|Project by deucefour||posted 09-12-2010 07:14 PM||7018 views||68 times favorited||18 comments|
First of all thanks to all the LJ’s who have built these and blogged on the process, especially Blake for answering my questions. If someone knows how to add links to Blake and Yorkshire Stewarts sanders, please feel free to do so.
Anyway the goal for me was to build this as good and as cheap as possible. The trial run gave me results accurate within 1/100th over 8 different points measured on a piece of 2×6. You might look at the other sanders posted on this site but I will give you the little things that I learned along the way making this.
First make sure that the drum and sandpaper extend adequately over the edge of the table border, I had the sandpaper unwrap on me because i caught an edge. I only had about 1/4” overhang so I subsequently had to gorilla tape the edge, which some factory sanders require anyway. so now i have a 17 1/2” wide capacity. I had slight damage to the sandpaper and still got great results. also when truing up the drum, be patient, and let the sandpaper cut until it is done cutting, Be patient and check it to make sure it is true to the table. also true the drum again after the coats of epoxy have been applied.
Buying 5/8 rod from a bearing supply company will give you a better rod than you can get from a big box store but it is 4x the cost, I would stick with the cheaper stuff if I ever made another drum. The same goes for the bearings. alot of my cost went for higher dollar bearings and rod
The wood was all scavanged from a buddy and some of it had already been joined with pocket screws, I will be interested to see how well it all holds up. however it seems sturdy now. all other joints were miller dowels and seem very strong. the machine runs very quiet and has little vibration, I plan to build a cart with storage underneath and add some storage under the rear part of the table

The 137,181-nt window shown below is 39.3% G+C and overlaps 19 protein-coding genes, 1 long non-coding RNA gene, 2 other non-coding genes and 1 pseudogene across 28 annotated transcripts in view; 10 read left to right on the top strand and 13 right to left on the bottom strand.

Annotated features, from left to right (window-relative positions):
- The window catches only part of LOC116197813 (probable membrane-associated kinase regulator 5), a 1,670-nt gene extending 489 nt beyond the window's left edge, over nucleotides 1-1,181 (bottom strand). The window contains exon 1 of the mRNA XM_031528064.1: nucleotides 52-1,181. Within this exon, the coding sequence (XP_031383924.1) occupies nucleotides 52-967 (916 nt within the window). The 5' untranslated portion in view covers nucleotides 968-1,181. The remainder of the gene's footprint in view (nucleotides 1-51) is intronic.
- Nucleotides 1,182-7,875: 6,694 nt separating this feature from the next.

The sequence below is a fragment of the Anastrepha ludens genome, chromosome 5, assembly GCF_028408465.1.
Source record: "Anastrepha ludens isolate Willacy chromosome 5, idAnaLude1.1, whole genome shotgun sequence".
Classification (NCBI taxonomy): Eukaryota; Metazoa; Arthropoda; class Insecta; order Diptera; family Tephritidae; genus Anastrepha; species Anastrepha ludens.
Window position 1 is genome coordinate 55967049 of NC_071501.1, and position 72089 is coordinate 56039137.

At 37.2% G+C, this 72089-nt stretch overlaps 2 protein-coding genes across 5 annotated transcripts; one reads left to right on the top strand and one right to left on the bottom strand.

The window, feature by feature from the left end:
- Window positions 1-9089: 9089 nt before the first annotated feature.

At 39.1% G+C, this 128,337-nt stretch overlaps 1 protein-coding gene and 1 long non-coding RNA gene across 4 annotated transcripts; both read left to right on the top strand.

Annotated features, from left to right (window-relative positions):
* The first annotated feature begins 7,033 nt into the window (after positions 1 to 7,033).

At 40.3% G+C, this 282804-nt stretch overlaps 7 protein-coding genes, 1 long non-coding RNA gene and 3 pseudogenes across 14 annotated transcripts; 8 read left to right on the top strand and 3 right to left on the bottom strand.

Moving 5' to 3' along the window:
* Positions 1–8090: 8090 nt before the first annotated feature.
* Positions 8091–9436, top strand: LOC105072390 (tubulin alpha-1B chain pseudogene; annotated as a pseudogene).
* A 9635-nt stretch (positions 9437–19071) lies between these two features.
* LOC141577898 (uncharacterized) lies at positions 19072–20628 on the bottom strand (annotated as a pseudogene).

I used a 1.5 hp 1725 rpm 110v motor, the pulleys increase the speed to 2200 rpm. The table is 18” wide, and remember the drum is pushing toward the operator, don’t take too big of a bite and you will get good results.
I set it on some bench cookies and seemed to further reduce vibration, I would definatly order the sandpaper/velcro and switch from grizzly, if you call and order one of their “thickness sander conversion kits” it will come with velcro and sandpaper for about the price of one roll of sandpaper. I probably have 300 bucks in parts for this if you dont count glue, epoxey and the other items that should be a staple in a shop.
I do plan on building a belt cover after I trim the shaft. Thanks for looking and if I can build this I know that you can too. also I will be happy to answer any questions but my machine has not stood the test of time yet, however I had contacted blake and he has used his for quite some time and says the he wouldnt change a thing.
Update picture – the last picture is of the guard that I attached, it just uses hinges and a latch, I tried to use 4 rare earth magnets but they were not strong enough to keep the guard in place if bumped.
Thanks for looking.
-- "I gotta have more cowbell"--------Bruce Dickinson